This  circle of stones was also assembled for a shelter by the ancient Damara.  For all the thousands of years gone by since this circle of stones was built, when you are present there, it seems like yesterday. Memory is present here – of a time when the crater was lush with water and greenery, teeming with game. I warn you, it is hypnotic – you will want to sit down on the sandy ground and stay and stay soaking in the energy of that memory.
This is the entrance to the walls on which the Messum rock paintings, over 2,000 years old, can be viewed. I experience it as a sacred place rich with our human beginnings of exploring the world through creating images. These ancestors of the Bushmen  would paint at a place in the rock where there was a crack or shape which served as a entrance into the invisible world beyond the surface of this one. It is this kind of activity, this interaction between the human imagination and, in this case, stone, which creates soul, encourages the soul to explore and experience existence in ever deepening ways.were created but the paintings themselves were done by an earlier group, ancestors of the Bushmen.   (See my earlier post about Namibian rock art for more detail.)
The one image there I am riveted by is the fish.  The first time I saw it, I wondered why/how an image of a fish ended up on a desert wall.  My first understanding on that day was sparked from my sense of the ancient memory present there – of course, two thousand  years ago, there was a river here!  Then over the next year,  I learned more about Bushman art, about how the fish represented a being which lived in the spirit realm, an altered state represented by being underwater.  And now as I continue to reflect on all of this experience – I now understand how the earth itself, especially in a place like the Messum Crater, stimulates the human imagination.  There is a long, world-wide tradition of humans retreating to the desert to experience visions.  And why did they go to the desert for this?  The solitude, the silence, the emptiness?  Yes all of these, because there is something in that timeless space which evokes the powers of the soul.  Hence, the title of this post – Messum Crater: Architect of Soul.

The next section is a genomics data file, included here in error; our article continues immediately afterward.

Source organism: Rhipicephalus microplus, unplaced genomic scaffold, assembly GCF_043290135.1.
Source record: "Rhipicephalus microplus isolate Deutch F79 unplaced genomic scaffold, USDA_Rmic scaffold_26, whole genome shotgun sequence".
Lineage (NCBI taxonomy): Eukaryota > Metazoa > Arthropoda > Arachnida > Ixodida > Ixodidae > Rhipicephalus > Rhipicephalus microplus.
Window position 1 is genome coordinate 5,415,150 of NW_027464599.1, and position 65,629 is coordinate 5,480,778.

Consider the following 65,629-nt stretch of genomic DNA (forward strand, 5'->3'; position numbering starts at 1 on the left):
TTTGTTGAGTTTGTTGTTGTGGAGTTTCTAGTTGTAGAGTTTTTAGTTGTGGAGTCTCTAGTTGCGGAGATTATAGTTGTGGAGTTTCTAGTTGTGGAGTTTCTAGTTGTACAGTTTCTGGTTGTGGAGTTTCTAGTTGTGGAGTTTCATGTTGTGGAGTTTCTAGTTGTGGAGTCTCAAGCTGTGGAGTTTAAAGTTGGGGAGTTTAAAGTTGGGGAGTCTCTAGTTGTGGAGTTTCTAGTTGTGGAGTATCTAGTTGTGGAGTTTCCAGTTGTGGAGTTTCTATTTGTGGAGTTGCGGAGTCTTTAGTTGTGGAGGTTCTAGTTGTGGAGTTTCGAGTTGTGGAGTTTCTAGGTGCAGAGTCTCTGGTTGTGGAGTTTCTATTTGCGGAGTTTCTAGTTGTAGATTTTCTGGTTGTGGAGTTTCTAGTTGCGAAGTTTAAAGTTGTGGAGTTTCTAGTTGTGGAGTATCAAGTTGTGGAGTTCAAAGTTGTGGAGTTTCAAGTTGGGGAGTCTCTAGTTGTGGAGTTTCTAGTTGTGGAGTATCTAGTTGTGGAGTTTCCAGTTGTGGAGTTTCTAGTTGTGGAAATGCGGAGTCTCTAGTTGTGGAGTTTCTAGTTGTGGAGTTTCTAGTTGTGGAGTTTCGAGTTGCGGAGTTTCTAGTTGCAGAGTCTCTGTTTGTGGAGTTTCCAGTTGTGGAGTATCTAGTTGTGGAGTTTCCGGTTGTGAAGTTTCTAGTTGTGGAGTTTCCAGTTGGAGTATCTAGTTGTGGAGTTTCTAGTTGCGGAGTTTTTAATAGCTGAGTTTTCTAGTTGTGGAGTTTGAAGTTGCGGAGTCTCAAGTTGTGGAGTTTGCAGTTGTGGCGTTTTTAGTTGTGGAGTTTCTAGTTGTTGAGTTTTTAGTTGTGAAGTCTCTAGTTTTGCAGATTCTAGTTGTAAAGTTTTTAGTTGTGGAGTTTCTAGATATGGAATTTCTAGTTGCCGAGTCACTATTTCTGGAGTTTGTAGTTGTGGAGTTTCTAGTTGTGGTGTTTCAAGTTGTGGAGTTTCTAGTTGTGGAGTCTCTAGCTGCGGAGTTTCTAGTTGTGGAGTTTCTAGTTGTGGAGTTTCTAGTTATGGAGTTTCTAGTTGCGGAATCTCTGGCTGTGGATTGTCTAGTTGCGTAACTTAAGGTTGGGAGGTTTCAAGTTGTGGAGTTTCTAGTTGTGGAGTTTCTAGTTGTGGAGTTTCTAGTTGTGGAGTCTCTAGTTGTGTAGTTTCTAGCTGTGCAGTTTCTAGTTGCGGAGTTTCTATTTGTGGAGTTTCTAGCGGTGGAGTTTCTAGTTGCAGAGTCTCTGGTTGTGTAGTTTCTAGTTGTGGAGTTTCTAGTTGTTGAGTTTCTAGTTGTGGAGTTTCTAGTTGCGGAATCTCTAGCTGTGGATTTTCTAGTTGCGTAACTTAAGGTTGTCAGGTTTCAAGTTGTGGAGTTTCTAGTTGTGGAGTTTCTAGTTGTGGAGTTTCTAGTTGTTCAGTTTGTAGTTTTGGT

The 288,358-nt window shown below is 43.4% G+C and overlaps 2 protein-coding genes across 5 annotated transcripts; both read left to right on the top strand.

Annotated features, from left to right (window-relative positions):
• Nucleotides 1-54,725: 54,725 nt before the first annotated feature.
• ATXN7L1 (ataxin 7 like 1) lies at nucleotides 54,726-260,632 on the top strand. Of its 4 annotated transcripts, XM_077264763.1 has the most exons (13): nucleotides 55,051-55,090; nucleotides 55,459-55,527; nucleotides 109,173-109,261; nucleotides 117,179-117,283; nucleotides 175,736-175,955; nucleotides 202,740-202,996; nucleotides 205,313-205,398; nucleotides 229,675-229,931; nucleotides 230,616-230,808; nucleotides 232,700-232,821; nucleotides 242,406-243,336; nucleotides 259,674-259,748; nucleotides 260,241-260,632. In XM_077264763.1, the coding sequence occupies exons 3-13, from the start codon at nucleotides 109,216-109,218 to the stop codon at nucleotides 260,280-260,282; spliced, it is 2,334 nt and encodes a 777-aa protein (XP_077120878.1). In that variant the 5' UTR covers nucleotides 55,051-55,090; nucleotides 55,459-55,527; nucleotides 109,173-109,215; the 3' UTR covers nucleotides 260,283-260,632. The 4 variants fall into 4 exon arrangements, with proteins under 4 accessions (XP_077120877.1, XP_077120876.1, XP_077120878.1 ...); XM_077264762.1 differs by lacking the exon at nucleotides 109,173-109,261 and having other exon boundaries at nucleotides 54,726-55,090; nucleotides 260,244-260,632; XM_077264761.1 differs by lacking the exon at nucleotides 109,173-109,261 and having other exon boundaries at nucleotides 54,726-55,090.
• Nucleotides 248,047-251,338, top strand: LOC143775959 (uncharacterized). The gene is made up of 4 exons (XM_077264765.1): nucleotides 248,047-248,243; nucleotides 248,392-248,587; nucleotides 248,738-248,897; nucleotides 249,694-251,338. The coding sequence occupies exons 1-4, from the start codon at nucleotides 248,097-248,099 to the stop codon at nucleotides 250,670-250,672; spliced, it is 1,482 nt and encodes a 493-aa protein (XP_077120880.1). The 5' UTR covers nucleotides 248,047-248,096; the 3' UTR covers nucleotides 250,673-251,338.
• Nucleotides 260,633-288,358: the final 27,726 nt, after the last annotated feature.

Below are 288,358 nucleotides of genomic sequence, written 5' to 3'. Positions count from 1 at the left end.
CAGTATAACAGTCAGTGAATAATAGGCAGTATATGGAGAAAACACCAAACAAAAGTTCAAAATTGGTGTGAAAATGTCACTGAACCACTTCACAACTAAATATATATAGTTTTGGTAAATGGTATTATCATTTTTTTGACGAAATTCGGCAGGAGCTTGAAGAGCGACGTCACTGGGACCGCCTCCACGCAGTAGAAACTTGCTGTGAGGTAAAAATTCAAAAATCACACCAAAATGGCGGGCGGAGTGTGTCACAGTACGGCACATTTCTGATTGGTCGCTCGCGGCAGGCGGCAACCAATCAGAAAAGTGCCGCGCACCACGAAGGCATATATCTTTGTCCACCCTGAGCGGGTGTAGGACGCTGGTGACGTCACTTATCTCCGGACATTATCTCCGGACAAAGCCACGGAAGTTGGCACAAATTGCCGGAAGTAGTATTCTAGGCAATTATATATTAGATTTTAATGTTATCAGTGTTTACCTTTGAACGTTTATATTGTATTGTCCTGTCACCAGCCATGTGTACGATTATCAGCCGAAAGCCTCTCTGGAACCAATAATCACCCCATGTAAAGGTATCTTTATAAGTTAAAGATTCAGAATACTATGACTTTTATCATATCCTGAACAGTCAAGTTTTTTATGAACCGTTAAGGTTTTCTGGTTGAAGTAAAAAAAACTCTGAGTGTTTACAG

Is this ancient cave art?  No these are naturally created patterns on the wall in the Messum Crater.  Here’s another…